A few years later, when Mrs. Dobbin was selling her house, the new owner was very concerned about this water, both because he had young children and because it didn’t seem right to have water in your house! He asked if a water diviner could come and find out where the water came from. The man came with his dowsing rods, and started walking towards the back garden and the hillside. He said there was an underground stream that came down the hill. He then followed the stream down Mapperley Hall Drive to the Tennis Club, where he said the stream had gone into a large pond.

I was interested to know if there were any sources that could verify this. Chris Weir, the head archivist, who has been involved with Mapperley Park Tennis Club for many years, wrote an article on the club. He explains, “…a plot of land lying at the corner of Carisbrooke Drive was undeveloped for many years, possibly because it was badly drained and prone to flooding…Apparently this corner plot included a pond, ….the tennis courts have been prone to being waterlogged, even to flooding.”

Last autumn when we received the deeds to the house, they included a map of the northern area of Mapperley Park. At the top of the hill behind our houses is a small pond, and on the site of the present tennis courts is a very large pond.


Towards the end of our first summer here I noticed something interesting. I was mowing the lawn at the bottom of the garden, which is a few feet higher than the lawn below, and was aware that an area of grass was drying out more quickly than the rest, and in the shape of a perfect rectangle, about 4 feet x 3feet. It disappeared with the autumn rain, but reappeared the next summer. I showed it to the children and explained that it meant something that shape was close to the surface, and wasn’t it interesting that it was the shape of a treasure chest. The children began digging where it was easiest just off the edge of the lawn, patiently putting the soil in a bucket and taking it to the place I’d allocated. It eventually became clear that the rectangular object was a slab of concrete, but Jared persevered with the digging and found he was looking into a huge hole. We fetched torches, and when we saw corrugated steel we realised we were looking into an air raid shelter. Bobby helped Jared take the Bulwell stone from the dry stone wall that had hidden the front, and we saw that the shelter was perfectly preserved. There was a considerable amount of rubble inside that had to be removed, but we also found a lovely National Trust sign for the Peak District and a lot of marbles. A picture and article appeared in the Evening Post, and when it was completely cleaned out we had an official opening ceremony, with Tamsin as our honoured guest, cutting the ribbon.

It did intrigue us to know why we had two air raid shelters, and we would have loved to talk to Charles Smith who was living here at that time. Were the Smith’s helping out the family at no. 21, who would have thought they were prepared for the war, but who were finding their air raid shelter filling with water? We also know a bomb dropped at the top of Mapperley Hall Drive, and although no one was killed there was a large crater and shrapnel covered a wide area. Perhaps the Smith’s thought it was safer to move the shelter further away from the house. It has also been suggested that the Anderson shelter was for the servants.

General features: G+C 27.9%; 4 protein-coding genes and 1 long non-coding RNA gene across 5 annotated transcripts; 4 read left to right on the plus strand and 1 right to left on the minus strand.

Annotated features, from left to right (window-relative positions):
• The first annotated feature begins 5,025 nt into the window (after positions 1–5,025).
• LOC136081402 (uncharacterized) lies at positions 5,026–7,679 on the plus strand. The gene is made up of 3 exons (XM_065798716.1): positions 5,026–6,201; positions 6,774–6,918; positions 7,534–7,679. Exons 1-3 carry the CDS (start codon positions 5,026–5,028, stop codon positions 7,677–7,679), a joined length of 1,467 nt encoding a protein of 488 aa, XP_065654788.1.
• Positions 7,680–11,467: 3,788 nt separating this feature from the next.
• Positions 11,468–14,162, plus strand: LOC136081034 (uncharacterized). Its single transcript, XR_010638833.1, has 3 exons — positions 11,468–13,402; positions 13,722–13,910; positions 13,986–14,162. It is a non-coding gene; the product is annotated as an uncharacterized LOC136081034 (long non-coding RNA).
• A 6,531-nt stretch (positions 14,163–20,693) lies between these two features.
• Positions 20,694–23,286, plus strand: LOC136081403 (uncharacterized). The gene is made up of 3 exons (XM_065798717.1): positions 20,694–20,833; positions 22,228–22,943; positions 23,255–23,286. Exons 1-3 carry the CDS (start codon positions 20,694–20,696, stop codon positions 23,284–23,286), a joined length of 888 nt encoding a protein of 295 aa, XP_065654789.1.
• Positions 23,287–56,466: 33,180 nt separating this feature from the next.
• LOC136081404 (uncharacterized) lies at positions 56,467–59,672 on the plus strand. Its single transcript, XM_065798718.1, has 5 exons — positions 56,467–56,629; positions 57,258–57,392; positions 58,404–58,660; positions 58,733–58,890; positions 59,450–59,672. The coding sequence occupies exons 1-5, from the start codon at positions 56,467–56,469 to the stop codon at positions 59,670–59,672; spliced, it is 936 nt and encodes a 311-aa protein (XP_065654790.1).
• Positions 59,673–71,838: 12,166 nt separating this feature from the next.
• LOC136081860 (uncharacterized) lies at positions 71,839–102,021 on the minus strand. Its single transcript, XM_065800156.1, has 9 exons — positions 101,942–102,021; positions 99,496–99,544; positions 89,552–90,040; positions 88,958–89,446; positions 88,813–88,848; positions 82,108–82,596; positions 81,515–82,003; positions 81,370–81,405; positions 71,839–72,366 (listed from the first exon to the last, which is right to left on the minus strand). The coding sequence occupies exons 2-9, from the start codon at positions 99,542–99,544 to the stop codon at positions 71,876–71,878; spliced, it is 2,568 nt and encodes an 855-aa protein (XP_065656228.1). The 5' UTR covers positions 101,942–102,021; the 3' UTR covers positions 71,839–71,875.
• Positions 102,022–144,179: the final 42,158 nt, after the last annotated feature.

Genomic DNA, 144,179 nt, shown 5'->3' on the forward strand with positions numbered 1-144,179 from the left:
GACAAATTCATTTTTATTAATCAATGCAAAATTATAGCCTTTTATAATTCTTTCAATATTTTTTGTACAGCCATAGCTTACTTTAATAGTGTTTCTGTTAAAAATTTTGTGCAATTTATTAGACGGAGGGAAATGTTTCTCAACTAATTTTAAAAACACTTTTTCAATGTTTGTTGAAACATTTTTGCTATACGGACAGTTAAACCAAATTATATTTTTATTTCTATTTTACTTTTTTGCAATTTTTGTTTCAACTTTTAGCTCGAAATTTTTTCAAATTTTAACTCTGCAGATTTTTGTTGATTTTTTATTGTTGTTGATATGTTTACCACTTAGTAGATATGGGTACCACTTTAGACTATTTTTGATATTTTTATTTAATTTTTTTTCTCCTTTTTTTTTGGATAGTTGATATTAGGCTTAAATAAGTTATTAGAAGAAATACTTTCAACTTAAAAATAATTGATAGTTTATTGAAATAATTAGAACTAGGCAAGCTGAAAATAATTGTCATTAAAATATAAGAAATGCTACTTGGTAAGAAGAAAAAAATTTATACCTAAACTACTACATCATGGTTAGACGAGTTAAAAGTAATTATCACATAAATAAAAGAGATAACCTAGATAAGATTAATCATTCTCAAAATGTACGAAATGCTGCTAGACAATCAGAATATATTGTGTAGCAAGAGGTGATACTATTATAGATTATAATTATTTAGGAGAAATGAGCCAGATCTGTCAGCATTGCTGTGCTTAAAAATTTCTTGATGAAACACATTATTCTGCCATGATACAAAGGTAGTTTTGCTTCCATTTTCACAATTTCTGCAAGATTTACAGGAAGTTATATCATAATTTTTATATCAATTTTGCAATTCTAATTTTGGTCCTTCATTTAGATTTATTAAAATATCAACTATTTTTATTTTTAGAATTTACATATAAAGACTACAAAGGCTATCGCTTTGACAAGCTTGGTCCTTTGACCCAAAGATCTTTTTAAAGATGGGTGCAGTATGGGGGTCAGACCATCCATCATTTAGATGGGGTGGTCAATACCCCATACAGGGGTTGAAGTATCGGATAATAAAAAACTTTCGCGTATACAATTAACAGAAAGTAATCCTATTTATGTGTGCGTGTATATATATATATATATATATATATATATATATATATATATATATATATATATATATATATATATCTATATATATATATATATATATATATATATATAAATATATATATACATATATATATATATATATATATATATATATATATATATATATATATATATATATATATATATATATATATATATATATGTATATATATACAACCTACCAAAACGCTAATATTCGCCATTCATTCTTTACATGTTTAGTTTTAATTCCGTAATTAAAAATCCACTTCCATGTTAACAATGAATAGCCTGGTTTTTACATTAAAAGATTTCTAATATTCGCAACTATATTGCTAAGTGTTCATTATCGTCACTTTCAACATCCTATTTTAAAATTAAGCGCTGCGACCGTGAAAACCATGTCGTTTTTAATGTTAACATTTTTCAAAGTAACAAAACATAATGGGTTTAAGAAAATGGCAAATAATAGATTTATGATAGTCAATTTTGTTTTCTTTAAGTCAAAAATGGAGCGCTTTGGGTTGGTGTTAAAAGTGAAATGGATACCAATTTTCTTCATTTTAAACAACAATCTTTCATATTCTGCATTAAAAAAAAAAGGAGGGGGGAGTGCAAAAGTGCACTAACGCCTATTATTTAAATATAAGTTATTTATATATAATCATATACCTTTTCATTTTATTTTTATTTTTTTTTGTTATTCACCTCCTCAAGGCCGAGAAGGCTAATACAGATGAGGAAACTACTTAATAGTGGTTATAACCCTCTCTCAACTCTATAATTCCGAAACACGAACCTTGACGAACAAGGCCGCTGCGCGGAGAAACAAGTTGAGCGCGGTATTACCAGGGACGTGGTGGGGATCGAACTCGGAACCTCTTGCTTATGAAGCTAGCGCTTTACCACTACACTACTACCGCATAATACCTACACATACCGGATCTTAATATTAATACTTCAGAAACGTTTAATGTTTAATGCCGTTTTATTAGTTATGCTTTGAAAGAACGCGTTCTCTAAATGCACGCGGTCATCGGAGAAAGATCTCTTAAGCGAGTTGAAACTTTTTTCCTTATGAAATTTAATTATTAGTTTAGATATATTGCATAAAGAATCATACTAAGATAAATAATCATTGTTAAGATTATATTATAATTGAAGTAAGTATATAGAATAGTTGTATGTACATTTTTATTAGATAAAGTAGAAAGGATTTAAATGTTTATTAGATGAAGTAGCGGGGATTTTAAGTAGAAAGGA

An article in the Mapperley Park News caught my attention. It was by a lady who had lived on Mapperley Hall Drive during the Second World War. Fifteen-year-old Gwynneth describes being alone in her house with her brother when there was a big bang outside. A military lorry, with soldiers standing in the back, came down the hill too fast and crashed into a tree on the bend outside our house. There were bodies lying all over the road. There was no one there to help and the ARP man said he couldn’t help because it wasn’t a bomb! Gwynneth helped as much as she could while her brother phoned for help. Six soldiers were killed and many injured, yet not a word of the accident appeared in the newspaper. Newspaper records for Nottingham Newspapers are in the Local Studies Library, but obviously it’s no use looking there.

I have contacted Gwynneth, and had a fascinating half an hour talking about our area at that time. Gwynneth lived at number 25, our neighbouring house. She did not know why we had two air raid shelters, but remembered that her family had an Anderson shelter in the garden. All the families were deeply affected by the war in one way or another.


Sometimes you obtain information by luck. A visitor to the house asked who the architect was. When I told him it was Richard Inger Dexter, he said, “I know where the family gravestone is. I’ll send you a photograph.” You can understand why our family are convinced that Stephen Best knows everything. Bobby and I went to see this gravestone at the Rock Cemetery recently; it would be visible through the railings on Forest Road. I transcribed the memorials on all four sides and it has helped me understand the family relationships.

When the 1881 census came out on disc I looked for the Dexter’s and found mother, father, nine sons, mother’s two sisters and two servants living at 10 Park Drive, near Standard Hill. What an appropriate address for a tobacco and cigar manufacturer!

Richard Inger Dexter senior was the son of Benjamin Dexter and Mary Ann Inger, who had married at Basford in 1836. Like his father and uncle, Richard became a warp lace maker. By the time of the 1871 census he is a cigar manufacturer, employing one man and twenty-nine girls.